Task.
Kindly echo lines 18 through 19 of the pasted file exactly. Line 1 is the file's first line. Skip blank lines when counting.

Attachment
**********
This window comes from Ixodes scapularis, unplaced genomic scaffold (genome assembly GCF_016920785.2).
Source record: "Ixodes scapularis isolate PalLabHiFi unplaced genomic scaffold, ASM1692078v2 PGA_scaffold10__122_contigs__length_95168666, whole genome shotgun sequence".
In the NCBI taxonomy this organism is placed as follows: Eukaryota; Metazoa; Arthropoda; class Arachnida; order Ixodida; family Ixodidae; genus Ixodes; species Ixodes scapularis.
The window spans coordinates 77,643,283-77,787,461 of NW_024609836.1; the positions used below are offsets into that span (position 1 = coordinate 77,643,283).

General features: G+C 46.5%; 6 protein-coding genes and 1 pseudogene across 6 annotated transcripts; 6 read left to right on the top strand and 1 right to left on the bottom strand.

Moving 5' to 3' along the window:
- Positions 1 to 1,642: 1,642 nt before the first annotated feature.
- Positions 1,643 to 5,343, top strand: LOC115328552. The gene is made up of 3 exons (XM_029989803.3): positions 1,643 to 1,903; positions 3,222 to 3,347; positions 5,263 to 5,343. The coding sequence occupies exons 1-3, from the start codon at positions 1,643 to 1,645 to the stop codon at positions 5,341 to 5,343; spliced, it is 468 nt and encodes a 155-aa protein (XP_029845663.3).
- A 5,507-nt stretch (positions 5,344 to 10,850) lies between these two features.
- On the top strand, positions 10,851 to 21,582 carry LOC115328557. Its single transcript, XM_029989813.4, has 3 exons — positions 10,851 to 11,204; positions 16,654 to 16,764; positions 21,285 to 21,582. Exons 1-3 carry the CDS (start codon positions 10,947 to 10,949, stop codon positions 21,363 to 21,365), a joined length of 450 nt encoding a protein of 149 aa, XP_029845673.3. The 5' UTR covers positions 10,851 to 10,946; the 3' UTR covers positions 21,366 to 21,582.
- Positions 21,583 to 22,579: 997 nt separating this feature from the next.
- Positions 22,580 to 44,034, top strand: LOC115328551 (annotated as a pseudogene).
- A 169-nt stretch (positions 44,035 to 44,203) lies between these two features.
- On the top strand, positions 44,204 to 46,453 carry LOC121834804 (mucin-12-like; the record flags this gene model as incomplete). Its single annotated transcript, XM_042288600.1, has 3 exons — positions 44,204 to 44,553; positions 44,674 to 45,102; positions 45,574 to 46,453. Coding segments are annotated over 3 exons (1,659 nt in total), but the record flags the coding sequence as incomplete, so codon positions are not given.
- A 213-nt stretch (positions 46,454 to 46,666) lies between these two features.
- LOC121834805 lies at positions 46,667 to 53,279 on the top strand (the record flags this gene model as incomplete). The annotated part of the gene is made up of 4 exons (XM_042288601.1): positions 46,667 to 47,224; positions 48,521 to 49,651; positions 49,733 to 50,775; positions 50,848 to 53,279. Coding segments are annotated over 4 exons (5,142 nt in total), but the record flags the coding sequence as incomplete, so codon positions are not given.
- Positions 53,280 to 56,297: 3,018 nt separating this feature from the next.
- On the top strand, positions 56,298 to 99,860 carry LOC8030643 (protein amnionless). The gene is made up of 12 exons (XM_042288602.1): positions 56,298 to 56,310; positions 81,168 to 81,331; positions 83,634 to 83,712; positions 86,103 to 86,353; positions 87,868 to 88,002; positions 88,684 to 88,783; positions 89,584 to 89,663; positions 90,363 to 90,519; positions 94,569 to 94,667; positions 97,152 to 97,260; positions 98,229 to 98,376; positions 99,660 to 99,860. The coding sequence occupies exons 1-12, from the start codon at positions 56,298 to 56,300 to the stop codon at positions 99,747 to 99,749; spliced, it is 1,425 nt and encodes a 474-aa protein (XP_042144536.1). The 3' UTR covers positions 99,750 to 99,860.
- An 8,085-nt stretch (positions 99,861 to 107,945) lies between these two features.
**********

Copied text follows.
- On the top strand, positions 56,298 to 99,860 carry LOC8030643 (protein amnionless). The gene is made up of 12 exons (XM_042288602.1): positions 56,298 to 56,310; positions 81,168 to 81,331; positions 83,634 to 83,712; positions 86,103 to 86,353; positions 87,868 to 88,002; positions 88,684 to 88,783; positions 89,584 to 89,663; positions 90,363 to 90,519; positions 94,569 to 94,667; positions 97,152 to 97,260; positions 98,229 to 98,376; positions 99,660 to 99,860. The coding sequence occupies exons 1-12, from the start codon at positions 56,298 to 56,300 to the stop codon at positions 99,747 to 99,749; spliced, it is 1,425 nt and encodes a 474-aa protein (XP_042144536.1). The 3' UTR covers positions 99,750 to 99,860.
- An 8,085-nt stretch (positions 99,861 to 107,945) lies between these two features.